KOREA NEWS Economics tipped to headline China, South Korea and Japan...

Economics tipped to headline China, South Korea and Japan foreign ministers’ talks


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The two heads of state met in San Francisco last week for the first time in about a year, pledging to resume military-to-military communications in a sign of improved ties.

“That this [trilateral] summit follows after the Xi-Biden meeting is noteworthy as both Japan and South Korea are US allies so I think there is some positive diplomatic and political momentum,” Loh said.

Japan and South Korea have in recent years sought closer security ties with the US as concerns over China’s growing regional influence swell, a move that Beijing has warned will increase tensions in the region.

The three countries held annual summits from 2008 until 2019 to foster regional cooperation but the meetings were suspended during the Covid-19 pandemic.

According to the South Korean foreign ministry, the ministers planned to trade opinions “extensively on the direction of [the] development of trilateral cooperation” and regional and international situations. It said bilateral meetings would take place on the sidelines of the event.


Xi and Kishida reaffirm Japan-China strategic relations in rare leader talks after Apec summit

Xi and Kishida reaffirm Japan-China strategic relations in rare leader talks after Apec summit

Wang Yiwei, an international relations professor at Renmin University in Beijing, suggested that the improvement in US-China relations would have an “immediate effect” on China’s ties with Japan and South Korea.

He expected the leaders to push for further economic integration, particularly in the digital economy, where all three Asian nations are leaders.

One option, he said, would be to accelerate talks for a long-delayed free-trade agreement between the region’s three largest economies, a process that began in 2013.

Wang noted that as the world moved towards “global regionalisation”, with economies split into regional blocs, it was natural and beneficial for China, Japan and South Korea to build stronger economic ties.

“China must seize the strategic opportunity of the easing of Sino-US relations and actively promote cooperation with Japan and South Korea,” he said.


North Korea claims to have successfully put its first spy satellite into orbit

North Korea claims to have successfully put its first spy satellite into orbit

Yongwook Ryu, an assistant professor at the National University of Singapore’s Lee Kuan Yew School of Public Policy, said economics was the main factor driving the resumption of the trilateral talks.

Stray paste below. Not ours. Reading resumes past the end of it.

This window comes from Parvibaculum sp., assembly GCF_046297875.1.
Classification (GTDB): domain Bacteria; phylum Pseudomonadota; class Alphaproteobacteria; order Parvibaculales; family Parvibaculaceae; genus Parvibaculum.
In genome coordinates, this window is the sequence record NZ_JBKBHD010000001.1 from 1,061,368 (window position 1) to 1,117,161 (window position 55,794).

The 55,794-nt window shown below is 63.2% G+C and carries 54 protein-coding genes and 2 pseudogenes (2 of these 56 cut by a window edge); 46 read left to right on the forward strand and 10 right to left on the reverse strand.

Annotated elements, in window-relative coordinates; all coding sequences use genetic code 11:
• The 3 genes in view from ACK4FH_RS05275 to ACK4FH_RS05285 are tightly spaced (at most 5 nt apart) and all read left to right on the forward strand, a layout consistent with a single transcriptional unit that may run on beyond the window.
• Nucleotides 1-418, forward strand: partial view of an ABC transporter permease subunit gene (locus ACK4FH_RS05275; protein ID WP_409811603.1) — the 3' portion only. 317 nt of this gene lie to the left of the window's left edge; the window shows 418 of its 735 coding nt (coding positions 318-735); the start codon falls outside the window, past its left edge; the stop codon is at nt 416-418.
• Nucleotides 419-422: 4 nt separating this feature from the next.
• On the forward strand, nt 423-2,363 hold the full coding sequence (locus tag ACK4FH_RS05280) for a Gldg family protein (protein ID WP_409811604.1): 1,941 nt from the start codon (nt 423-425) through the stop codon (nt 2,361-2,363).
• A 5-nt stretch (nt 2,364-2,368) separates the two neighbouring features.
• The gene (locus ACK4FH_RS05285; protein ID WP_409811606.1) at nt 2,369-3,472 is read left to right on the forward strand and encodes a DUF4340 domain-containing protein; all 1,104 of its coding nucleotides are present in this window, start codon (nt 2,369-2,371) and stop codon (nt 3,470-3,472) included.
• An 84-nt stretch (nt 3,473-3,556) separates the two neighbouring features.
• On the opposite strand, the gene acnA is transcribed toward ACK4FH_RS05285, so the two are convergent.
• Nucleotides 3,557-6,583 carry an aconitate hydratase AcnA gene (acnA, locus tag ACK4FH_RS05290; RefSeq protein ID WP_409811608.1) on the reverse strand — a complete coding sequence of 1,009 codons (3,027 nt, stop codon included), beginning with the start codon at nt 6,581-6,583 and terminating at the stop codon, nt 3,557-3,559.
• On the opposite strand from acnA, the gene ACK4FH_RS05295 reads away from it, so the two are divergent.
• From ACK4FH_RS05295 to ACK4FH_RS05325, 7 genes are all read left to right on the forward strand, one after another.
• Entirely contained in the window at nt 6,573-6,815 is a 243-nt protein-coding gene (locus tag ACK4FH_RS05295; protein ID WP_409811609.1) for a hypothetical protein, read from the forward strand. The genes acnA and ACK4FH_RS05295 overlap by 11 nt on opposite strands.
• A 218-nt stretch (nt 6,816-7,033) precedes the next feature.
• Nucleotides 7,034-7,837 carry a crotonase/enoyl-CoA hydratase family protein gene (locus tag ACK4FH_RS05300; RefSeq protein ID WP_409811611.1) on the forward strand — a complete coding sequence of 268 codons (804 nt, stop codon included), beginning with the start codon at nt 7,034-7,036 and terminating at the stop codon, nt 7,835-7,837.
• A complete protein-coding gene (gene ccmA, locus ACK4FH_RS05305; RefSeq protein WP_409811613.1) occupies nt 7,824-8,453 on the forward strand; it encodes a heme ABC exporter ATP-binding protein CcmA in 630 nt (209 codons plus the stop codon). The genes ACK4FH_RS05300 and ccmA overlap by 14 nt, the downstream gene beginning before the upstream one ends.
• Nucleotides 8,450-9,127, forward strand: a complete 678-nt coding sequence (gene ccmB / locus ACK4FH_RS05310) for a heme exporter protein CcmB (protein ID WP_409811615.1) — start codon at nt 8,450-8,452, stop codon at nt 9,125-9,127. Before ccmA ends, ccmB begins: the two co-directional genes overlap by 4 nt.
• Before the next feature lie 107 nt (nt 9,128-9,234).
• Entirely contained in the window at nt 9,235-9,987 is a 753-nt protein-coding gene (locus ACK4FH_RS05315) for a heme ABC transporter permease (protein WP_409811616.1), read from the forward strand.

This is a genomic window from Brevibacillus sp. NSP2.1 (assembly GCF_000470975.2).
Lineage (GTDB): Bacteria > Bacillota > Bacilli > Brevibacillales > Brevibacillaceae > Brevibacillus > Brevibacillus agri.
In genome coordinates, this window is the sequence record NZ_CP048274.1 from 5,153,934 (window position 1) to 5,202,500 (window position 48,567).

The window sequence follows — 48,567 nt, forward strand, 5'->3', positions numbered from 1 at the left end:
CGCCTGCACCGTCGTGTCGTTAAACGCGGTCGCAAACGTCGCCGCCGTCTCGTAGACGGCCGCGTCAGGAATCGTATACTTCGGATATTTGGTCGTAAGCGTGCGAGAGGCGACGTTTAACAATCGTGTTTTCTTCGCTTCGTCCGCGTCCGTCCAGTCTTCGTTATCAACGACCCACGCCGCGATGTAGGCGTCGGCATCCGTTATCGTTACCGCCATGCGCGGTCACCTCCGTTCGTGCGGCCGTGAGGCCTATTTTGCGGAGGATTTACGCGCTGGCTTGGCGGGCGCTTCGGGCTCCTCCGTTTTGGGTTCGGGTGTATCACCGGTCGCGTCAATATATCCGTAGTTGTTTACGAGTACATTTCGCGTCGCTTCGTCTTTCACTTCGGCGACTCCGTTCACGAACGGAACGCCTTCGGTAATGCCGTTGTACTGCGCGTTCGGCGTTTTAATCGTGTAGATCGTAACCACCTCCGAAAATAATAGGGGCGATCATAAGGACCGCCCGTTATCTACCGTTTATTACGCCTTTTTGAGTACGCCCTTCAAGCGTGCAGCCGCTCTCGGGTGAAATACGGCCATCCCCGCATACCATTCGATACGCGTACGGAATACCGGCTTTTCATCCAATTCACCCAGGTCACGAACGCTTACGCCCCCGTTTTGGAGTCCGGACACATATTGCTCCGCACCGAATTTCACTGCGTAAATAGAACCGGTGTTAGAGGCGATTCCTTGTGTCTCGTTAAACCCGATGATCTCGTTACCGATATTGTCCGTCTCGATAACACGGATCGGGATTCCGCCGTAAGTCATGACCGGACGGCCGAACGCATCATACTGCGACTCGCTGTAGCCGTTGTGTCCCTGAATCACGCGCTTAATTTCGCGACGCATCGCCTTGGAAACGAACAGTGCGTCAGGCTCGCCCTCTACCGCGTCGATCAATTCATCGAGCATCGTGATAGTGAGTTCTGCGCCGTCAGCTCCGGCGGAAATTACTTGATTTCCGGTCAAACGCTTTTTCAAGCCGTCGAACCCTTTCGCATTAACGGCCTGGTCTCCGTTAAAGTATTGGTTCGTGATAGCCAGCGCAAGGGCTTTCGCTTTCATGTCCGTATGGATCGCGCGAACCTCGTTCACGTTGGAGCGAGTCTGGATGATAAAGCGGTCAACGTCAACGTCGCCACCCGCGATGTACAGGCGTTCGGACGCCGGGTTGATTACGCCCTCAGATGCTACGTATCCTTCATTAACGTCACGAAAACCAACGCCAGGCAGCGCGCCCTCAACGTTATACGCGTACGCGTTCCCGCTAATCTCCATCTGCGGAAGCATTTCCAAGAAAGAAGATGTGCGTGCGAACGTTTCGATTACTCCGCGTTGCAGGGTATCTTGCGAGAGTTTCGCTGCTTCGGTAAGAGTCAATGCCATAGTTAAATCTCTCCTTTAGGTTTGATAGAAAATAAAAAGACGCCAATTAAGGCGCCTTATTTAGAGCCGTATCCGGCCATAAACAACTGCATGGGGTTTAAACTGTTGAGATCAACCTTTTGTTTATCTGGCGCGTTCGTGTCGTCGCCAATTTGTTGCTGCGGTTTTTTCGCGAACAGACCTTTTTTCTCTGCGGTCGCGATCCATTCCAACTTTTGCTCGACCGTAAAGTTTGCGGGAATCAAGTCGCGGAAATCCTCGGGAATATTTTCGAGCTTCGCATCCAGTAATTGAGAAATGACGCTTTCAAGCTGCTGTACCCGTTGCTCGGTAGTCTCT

“All three economies have been struggling, and the situation is likely to worsen in 2024. Hence they have a common interest in promoting bilateral trade,” he said.

Ryu said the meeting was also related to the shift in Washington’s China policy from decoupling to de-risking. Both Japan and South Korea would search for ways to boost trade with China within the parameters of the de-risking policy.

Yet, despite the countries’ shared interest in trade, strategic considerations would undergird Tokyo and Seoul’s interactions with Beijing as they were “critical allies” of the US and played a key role in Washington’s Indo-Pacific strategy, he added.

China, Ryu suggested, would seek cooperation in the technology sector from its two neighbours. But at the same time, Beijing would “try to drive a wedge between Japan and South Korea on the one hand and the US by arguing that the US’ China policy would hurt [their] interests”.

“I remain doubtful, however, how much diplomatic relations between the three countries could improve, given the deep-rooted mutual distrust and the constraints imposed on Japan and South Korea due to the US-China strategic rivalry.”

Loh, from Nanyang Technological University, said North Korea would likely feature on the agenda, especially with Pyongyang’s announcement this week that it had launched its first spy satellite into orbit.

While the resumption of the high-level talks between the three countries was a positive step, Renmin University’s Wang warned that restoring ties could be a long way to go.

He noted that leaders in Tokyo and Seoul could face pressures from Washington, saying they had been “coerced to integrate” with the US.

The situation in the Korean peninsula and the Taiwan Strait would also affect ties between the three countries, he said.

“Once there is an issue [in those areas], the cooperation between China, Japan and South Korea will be affected,” he said.


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